David Bowie’s The Next Day enters The Billboard 200 at #2, becoming the rock icon’s highest-charting album to date. It tops Station To Station, which peaked at #3 in February 1976. Even so, it was no match for Bon Jovi’s What About Now, which debuts at #1. It’s the band’s fifth #1 album.
Bowie is one of the most celebrated artists of the rock era. He made the cover of TIME in 1983, was inducted into the Rock and Roll Hall of Fame in 1996 and received a Grammy Lifetime Achievement Award in 2006. Bon Jovi hasn’t received any of those accolades. The band just sells albums (and concert tickets) year in and year out.
What About Now is the band’s third consecutive studio album to hit #1. It follows 2007’s Lost Highway and 2009’s The Circle. This marks the first time that the band has hit #1 with three consecutive studio albums.
Bon Jovi is the third act from New Jersey to amass five or more #1 albums. The band trails Bruce Springsteen, who has had 10 #1 albums between 1980 and 2012, and Frank Sinatra, who had six between 1946 and 1966. Whitney Houston is in fourth place. She had four #1 albums between 1986 and 2009. (Bon Jovi, which demonstrated its state pride by titling its 1988 album New Jersey, is from Sayreville, N.J. Springsteen was born in Freehold, Sinatra in Hoboken and Houston in Newark.)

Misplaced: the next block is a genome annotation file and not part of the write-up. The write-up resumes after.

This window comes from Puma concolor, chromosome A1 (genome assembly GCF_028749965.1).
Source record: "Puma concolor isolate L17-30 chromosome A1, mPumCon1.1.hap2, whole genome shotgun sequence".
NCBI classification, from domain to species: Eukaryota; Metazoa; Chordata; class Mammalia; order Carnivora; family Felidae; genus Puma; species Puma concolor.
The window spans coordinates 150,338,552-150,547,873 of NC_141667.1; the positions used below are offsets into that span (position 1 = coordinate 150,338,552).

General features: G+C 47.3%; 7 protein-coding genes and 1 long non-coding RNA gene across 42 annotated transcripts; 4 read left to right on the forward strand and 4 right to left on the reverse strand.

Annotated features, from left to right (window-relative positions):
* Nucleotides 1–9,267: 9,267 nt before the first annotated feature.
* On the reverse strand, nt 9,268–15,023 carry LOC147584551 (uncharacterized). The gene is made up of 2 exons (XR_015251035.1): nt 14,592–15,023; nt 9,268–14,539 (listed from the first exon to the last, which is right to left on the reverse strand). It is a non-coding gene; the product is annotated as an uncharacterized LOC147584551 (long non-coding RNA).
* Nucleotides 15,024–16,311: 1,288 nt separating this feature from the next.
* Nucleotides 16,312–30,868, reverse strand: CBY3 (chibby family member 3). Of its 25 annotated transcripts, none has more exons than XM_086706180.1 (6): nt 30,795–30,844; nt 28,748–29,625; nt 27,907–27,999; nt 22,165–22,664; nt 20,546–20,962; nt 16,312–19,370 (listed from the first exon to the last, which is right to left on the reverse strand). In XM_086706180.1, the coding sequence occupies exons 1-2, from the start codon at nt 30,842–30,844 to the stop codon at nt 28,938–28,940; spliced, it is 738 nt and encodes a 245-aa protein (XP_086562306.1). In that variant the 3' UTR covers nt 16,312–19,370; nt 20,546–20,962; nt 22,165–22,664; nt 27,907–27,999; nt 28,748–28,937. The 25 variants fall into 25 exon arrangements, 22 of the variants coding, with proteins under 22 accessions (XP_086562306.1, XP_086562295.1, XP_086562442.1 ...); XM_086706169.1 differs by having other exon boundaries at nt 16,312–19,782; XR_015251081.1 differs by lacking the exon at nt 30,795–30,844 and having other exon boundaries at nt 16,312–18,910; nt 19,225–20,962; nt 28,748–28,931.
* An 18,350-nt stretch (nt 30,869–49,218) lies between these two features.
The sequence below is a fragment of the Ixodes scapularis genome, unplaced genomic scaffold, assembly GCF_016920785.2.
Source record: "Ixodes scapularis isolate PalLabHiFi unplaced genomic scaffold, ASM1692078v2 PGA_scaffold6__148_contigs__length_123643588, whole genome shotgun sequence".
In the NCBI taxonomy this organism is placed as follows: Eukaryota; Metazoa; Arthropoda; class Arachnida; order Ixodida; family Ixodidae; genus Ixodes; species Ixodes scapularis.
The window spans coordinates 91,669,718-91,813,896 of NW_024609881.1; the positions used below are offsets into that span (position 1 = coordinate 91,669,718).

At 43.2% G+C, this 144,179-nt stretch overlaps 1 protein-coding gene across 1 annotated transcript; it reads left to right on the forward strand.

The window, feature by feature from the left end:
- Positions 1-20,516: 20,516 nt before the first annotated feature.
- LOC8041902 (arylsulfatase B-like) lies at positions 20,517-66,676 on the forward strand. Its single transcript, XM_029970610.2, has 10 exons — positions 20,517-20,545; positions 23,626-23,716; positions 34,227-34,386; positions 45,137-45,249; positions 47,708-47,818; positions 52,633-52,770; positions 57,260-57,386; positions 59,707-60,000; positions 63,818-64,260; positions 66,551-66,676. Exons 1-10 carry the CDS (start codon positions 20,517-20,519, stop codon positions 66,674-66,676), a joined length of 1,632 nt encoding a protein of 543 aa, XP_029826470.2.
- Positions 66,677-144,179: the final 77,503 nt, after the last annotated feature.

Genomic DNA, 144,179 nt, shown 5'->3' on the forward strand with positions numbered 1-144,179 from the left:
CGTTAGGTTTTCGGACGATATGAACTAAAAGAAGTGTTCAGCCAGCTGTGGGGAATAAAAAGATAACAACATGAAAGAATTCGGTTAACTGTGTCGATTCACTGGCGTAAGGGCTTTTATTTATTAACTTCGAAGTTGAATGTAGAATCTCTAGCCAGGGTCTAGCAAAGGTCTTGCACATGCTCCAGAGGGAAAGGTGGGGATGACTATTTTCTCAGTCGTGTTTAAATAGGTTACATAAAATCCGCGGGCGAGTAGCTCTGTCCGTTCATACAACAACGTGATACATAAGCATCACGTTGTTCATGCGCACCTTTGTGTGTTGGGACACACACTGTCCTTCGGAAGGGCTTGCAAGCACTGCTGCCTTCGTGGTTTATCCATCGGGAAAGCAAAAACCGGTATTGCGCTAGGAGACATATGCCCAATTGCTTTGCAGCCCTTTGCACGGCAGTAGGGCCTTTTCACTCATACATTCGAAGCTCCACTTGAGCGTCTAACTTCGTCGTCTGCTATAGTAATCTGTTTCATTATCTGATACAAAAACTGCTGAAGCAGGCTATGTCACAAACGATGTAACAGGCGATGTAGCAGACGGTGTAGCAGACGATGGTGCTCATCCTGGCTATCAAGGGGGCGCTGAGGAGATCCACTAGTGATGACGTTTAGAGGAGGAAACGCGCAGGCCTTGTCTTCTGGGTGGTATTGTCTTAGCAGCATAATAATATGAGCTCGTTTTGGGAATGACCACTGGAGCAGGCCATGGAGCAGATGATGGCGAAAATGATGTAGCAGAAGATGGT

This marks the second time that Bon Jovi has annoyed rock critics by debuting at #1 ahead of a critically-lauded act. Lost Highway debuted at #1 in June 2007, beating out the White Stripes’ Icky Thump, which debuted and peaked at #2.
Bon Jovi must be glad it released its album when it did. Next week, Justin Timberlake’s The 20/20 Experience is a lock to debut at #1 with first-week sales in the 800K range—which would be about eight times what What About Now sold in its first week.
The Next Day is Bowie’s first studio album in nearly 10 years. Bowie first charted in April 1972 with Hunky Dory. He first cracked the top 40 in March 1973 with Space Oddity. He first reached the top 10 in July 1974 with Diamond Dogs.
Assuming this is also its peak, Bowie has now peaked at every position in the top five—except #1. His aforementioned 1976 album Station To Station hit #3, his 1983 album Let’s Dance peaked at #4. His 1974 hit Diamond Dogs reached #5.
The Next Day sold 41K digital copies, which put it at #1 on Top Digital Albums. What About Now sold 34K digital copies, to rank #2. It’s rare that an older act (Bon Jovi first charted in 1984, 12 years after Bowie) sells better in the digital sphere.
The Next Day debuts at #1 on The Official U.K. Album chart. It’s Bowie’s ninth #1 album in his home country; his first since Black Tie White Noise in April 1993. Bowie first topped the U.K. chart in May 1973 with Aladdin Sane, giving him a nearly 40 year span of U.K. #1 albums. (What About Now debuted at #2 in the U.K., which means both countries favored their native born acts.)
Luke Bryan’s Spring Break…Here To Party drops from #1 to #3 in its second week. It’s #1 on Top Country Albums for the second week. Bryan’s previous album, Tailgates & Tanlines, logged four weeks at #1 on the country chart.